Connectivity

Recommended from Around the Web (Week Ending September 20, 2014)

A roundup of the most interesting stories from other sites, collected by the staff at MIT Technology Review.

Sep 18, 2014

China, the Climate, and the Fate of the Planet
According to Rolling Stone, “what China decides to do in the next decade will likely determine whether or not mankind can halt—or at least ameliorate—global warming.”
Brian Bergstein, deputy editor

Tim Cook Interview: The iPhone 6, the Apple Watch, and Remaking a Company’s Culture
In-depth piece on Tim Cook and Apple’s upcoming Apple Watch.
Rachel Metz, senior editor, mobile

Apple Watch: Initial Thoughts and Observations
Why Apple’s watch is the least democratic product the company has ever released.
Tom Simonite, senior editor, computing

F.C.C. Revisits Net Neutrality Exemption for Mobile Broadband
A host of technologies have arisen to create “priority lanes” in wireless communications for those willing to pay, because wireless has long been exempt from various regulatory proposals on net neutrality. But the FCC is now weighing whether to crack down.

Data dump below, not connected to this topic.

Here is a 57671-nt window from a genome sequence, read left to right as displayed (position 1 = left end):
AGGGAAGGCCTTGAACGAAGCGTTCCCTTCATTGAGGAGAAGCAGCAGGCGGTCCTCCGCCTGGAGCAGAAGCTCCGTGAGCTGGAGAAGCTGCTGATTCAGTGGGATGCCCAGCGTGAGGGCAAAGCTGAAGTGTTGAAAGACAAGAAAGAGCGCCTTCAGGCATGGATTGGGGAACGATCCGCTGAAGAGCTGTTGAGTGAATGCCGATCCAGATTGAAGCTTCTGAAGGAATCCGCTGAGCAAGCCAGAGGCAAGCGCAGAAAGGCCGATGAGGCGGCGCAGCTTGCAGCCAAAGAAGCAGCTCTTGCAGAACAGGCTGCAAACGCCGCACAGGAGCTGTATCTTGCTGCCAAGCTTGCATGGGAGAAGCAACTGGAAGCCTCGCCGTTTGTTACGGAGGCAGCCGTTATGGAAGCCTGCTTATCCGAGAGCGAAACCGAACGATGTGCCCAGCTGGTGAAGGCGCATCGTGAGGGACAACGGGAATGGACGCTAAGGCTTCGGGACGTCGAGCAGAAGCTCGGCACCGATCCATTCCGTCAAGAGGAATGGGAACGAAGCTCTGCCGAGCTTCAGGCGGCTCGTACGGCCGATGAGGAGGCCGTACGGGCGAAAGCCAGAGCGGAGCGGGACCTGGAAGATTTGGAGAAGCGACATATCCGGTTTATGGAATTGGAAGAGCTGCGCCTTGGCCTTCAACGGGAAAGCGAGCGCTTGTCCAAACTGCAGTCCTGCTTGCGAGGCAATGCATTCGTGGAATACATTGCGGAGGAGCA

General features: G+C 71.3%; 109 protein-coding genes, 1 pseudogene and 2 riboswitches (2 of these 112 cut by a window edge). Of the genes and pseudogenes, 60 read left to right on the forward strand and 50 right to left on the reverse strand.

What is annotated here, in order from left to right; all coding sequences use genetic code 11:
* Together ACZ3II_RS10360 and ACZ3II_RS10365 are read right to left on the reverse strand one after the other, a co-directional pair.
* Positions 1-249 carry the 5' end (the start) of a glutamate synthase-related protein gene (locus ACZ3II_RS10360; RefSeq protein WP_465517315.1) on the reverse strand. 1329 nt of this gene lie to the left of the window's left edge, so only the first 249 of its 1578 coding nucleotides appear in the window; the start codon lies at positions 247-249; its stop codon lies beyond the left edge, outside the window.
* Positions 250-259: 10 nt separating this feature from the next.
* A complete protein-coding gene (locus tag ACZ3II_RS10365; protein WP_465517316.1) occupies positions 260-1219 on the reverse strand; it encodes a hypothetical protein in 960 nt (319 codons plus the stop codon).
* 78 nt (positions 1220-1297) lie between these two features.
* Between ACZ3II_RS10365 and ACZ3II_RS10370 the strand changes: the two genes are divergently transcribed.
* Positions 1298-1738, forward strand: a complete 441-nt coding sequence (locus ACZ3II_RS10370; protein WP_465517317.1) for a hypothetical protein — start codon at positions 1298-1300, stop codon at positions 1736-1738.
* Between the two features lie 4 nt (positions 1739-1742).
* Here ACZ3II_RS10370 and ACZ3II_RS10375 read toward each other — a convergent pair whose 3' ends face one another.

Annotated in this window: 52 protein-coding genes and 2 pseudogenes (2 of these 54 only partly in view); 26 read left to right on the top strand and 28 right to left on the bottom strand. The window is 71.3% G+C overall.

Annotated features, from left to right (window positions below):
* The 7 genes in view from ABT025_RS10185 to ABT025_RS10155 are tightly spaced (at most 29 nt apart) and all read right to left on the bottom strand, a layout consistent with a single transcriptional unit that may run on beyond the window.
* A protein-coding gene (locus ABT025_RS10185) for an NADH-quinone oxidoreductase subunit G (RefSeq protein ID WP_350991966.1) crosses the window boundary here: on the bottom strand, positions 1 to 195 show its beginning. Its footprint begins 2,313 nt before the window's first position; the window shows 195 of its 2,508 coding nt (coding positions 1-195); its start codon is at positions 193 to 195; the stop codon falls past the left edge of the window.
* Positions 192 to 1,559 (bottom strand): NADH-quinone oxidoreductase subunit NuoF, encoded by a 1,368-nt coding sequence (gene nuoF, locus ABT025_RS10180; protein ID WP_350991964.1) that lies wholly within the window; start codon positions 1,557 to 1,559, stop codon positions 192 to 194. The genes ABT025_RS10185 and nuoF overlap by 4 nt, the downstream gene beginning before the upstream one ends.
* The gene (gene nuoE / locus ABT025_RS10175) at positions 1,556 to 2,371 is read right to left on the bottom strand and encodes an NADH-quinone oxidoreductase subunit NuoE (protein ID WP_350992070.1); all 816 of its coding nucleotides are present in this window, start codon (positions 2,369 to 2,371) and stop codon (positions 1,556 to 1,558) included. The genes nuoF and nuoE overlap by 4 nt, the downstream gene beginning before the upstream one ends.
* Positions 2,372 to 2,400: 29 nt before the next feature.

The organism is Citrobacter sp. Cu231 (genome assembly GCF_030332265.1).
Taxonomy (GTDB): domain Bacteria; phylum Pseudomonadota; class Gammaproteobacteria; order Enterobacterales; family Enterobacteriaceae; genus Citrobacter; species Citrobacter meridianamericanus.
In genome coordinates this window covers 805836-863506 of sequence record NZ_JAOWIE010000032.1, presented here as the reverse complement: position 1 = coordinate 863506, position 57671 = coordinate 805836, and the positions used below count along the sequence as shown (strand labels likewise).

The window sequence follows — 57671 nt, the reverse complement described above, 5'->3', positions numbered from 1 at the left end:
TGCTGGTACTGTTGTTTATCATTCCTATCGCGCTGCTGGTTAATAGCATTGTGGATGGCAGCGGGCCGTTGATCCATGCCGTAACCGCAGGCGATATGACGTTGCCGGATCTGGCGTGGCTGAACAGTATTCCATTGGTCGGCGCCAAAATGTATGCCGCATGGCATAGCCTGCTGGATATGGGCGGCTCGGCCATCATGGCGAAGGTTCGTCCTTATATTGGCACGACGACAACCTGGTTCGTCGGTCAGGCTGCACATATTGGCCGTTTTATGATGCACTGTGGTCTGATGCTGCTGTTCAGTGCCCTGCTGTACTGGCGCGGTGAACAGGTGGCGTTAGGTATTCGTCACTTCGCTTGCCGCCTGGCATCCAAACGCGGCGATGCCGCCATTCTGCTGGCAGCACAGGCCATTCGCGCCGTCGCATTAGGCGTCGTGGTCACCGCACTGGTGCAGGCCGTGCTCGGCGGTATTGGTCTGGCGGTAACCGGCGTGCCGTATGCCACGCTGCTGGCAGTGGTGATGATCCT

David Talbot, chief correspondent

Would Alan Turing have Passed the Turing Test?
An interesting column on the validity, and relevance, of the Turing test.
Will Knight, news and analysis editor

Read Erotic Poetry Constructed Exclusively From iPhone 6 Reviews
A collection of musings on the iPhone 6, arranged to poetic effect.
—Will Knight

Cheetah Robot Is Now Wireless and Gallivanting on MIT’s Campus
MIT’s robotic cheetah runs like a cheetah, doesn’t look like a cheetah, but is trying to be as fast as a cheetah.
—J. Juniper Friedman, associate Web producer

What Happens When We All Live to 100?
An edifying long read on the potential ramifications of far greater human longevity.
—Kyanna Sutton, senior Web producer

World’s First 3D Printed Car Took Years to Design, But Only 44 Hours to Print
This was the promise of 3-D printing, so to learn that this technology printed a car—awesome!
—Rob Finley, West Coast sales director